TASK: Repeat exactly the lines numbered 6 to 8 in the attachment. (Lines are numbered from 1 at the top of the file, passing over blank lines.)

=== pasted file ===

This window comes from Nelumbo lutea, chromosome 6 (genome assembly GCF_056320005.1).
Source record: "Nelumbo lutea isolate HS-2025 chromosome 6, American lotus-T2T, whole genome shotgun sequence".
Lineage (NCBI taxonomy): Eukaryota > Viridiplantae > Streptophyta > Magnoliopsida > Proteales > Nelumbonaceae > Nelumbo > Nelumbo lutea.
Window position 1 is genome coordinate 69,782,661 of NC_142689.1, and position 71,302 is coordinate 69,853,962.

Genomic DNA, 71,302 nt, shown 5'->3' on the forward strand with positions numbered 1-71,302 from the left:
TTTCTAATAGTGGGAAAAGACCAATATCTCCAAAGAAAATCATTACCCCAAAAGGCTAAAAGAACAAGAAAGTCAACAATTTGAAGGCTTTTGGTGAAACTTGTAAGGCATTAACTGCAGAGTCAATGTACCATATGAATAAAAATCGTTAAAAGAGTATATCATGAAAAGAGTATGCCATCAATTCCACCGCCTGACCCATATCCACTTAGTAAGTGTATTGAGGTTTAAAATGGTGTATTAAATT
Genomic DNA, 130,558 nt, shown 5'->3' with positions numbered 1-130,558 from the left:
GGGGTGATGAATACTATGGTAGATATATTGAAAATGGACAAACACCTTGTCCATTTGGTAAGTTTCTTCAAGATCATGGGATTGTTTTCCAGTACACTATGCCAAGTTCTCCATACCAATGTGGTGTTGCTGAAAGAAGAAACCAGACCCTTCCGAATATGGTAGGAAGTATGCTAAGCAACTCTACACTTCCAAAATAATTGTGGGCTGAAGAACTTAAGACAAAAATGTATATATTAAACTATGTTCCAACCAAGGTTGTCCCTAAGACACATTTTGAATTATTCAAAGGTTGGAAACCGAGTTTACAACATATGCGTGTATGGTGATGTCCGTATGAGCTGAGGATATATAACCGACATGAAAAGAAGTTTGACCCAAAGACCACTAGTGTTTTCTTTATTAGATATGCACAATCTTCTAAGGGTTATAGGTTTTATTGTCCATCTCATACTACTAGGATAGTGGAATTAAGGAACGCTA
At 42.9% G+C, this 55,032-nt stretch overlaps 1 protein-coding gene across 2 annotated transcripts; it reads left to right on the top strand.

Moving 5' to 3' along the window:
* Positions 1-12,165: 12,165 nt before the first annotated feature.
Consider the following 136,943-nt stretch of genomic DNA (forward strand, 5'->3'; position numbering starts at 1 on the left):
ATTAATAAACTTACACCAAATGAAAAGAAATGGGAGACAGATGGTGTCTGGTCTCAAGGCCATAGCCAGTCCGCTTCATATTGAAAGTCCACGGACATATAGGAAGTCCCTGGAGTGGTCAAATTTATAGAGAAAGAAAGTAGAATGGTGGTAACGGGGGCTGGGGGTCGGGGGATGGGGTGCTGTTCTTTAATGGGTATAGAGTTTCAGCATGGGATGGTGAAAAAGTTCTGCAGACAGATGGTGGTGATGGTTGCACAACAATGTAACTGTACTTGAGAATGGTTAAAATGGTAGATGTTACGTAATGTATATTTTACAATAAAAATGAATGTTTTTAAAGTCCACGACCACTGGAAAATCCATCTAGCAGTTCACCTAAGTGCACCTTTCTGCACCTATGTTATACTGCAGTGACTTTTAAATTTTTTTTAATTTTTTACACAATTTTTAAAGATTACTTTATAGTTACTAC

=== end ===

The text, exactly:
TTTCTAATAGTGGGAAAAGACCAATATCTCCAAAGAAAATCATTACCCCAAAAGGCTAAAAGAACAAGAAAGTCAACAATTTGAAGGCTTTTGGTGAAACTTGTAAGGCATTAACTGCAGAGTCAATGTACCATATGAATAAAAATCGTTAAAAGAGTATATCATGAAAAGAGTATGCCATCAATTCCACCGCCTGACCCATATCCACTTAGTAAGTGTATTGAGGTTTAAAATGGTGTATTAAATT
Genomic DNA, 130,558 nt, shown 5'->3' with positions numbered 1-130,558 from the left:
GGGGTGATGAATACTATGGTAGATATATTGAAAATGGACAAACACCTTGTCCATTTGGTAAGTTTCTTCAAGATCATGGGATTGTTTTCCAGTACACTATGCCAAGTTCTCCATACCAATGTGGTGTTGCTGAAAGAAGAAACCAGACCCTTCCGAATATGGTAGGAAGTATGCTAAGCAACTCTACACTTCCAAAATAATTGTGGGCTGAAGAACTTAAGACAAAAATGTATATATTAAACTATGTTCCAACCAAGGTTGTCCCTAAGACACATTTTGAATTATTCAAAGGTTGGAAACCGAGTTTACAACATATGCGTGTATGGTGATGTCCGTATGAGCTGAGGATATATAACCGACATGAAAAGAAGTTTGACCCAAAGACCACTAGTGTTTTCTTTATTAGATATGCACAATCTTCTAAGGGTTATAGGTTTTATTGTCCATCTCATACTACTAGGATAGTGGAATTAAGGAACGCTA